untitled6

untitled8

Above snippets show following:-

  1. Dynamic GRE tunnel configuration, in absence of MPLS LSPs inside Data Center GRE tunnels will be used to populate inet.3 routing table.
  2. RED routing instance configuration with route-target community (which must be matching with route-target community configured on Contrail Control Node for RED subnet).
  3. Interface lo0.1 is depicting here Data Base Sever. vrf-table-label causing auto-export of interface routes into BGP after adding route-target community. Without this statement we need to configure routing policy to re-distribute interface routes into BGP.
  4. inet.3 routing tables is showing address for Contrail Control and 2 x other compute nodes which means full mesh GRE tunnel has been established for data plane forwarding.

Now comes to actual routes received from Contrail Control Node for RED VPN:-

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We can see 3 x routes has been received from 192.168.243.50 which is Contrail Control Node. Now lets see details of  route 1.1.1.3/32:-

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From above snippet following can be concluded:-

  1. Route 1.1.1.3/32 is learned from 192.168.243.50 (which is Contrail Control Node)
  2. Protocol Next-hop is 192.168.243.52 (which is compute 52 address) so it means RED VM with address 1.1.1.3/32 is located on 192.168.243.52 compute node.
  3. We can also see next hop interface is gr-0/0/0.32771  and with label operation Push (label value of 24).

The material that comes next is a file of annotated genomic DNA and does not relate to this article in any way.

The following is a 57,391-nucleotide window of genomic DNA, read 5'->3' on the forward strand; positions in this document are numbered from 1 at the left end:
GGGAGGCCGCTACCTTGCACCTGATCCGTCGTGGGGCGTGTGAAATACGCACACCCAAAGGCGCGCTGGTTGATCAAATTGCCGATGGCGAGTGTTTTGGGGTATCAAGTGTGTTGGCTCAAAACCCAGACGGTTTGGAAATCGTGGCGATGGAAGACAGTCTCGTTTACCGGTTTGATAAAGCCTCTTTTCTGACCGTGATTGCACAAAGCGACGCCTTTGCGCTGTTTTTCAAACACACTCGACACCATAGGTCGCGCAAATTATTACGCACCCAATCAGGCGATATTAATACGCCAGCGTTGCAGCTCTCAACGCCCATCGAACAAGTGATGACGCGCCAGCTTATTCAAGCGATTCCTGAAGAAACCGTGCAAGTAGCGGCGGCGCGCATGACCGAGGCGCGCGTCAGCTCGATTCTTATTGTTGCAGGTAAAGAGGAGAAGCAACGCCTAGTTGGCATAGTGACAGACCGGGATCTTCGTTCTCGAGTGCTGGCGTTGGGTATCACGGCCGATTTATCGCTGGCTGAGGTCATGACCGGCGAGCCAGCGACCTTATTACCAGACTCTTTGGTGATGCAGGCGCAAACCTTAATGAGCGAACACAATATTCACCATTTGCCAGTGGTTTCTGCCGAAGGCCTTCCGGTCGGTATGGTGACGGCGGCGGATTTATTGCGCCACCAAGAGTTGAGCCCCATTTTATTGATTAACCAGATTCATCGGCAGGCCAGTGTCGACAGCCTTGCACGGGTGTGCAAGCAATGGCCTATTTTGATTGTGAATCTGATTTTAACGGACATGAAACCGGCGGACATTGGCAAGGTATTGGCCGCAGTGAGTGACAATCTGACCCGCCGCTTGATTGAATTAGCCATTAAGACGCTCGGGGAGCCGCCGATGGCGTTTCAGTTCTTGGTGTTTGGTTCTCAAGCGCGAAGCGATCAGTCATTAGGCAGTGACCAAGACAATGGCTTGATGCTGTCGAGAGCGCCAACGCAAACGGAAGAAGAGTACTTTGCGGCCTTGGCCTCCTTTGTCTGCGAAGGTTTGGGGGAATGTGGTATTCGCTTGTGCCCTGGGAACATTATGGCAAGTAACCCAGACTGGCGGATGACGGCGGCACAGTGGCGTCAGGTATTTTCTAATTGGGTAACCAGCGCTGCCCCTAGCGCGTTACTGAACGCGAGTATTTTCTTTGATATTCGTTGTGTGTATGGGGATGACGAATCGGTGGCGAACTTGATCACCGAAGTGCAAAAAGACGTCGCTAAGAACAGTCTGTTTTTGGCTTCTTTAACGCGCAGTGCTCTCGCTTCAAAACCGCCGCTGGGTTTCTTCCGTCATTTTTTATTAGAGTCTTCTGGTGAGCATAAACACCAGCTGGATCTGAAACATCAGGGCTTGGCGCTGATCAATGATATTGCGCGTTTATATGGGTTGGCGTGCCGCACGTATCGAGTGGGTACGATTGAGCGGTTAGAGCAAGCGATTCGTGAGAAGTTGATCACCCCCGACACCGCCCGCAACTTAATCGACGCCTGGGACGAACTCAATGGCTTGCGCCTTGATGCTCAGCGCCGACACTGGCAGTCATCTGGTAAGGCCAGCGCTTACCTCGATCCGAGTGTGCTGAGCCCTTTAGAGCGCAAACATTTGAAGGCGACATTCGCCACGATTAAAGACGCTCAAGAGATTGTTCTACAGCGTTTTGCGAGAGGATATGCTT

4. Route target community value is target:100:1 which depicts RED tenant.

untitled9

Above  snippet is showing Data Base server route being advertised to Contrail Control Node with Route target community 100:1. Contrail Control Node will further re-advertise this route to vRouters on compute 51 and compute 52. On each vRouter route-target community will be checked and if it matches with any VRF then this route will be accepted and installed into that particular VRF.

Now consider a scenario  where we need L2 & L3 Data Center Interconnect (DCI) for RED tenant.

picture3

 

L3 DCI has never been a challenge and requirement can be  meet through IP/VPN or through many other ways (IPSec , GRE etc). The real challenge lies in L2 DCI as traditionally enterprises are dependent either on Dark Fiber or L2 services (VPLS etc) from service provider. Hence both solution involves additional cost.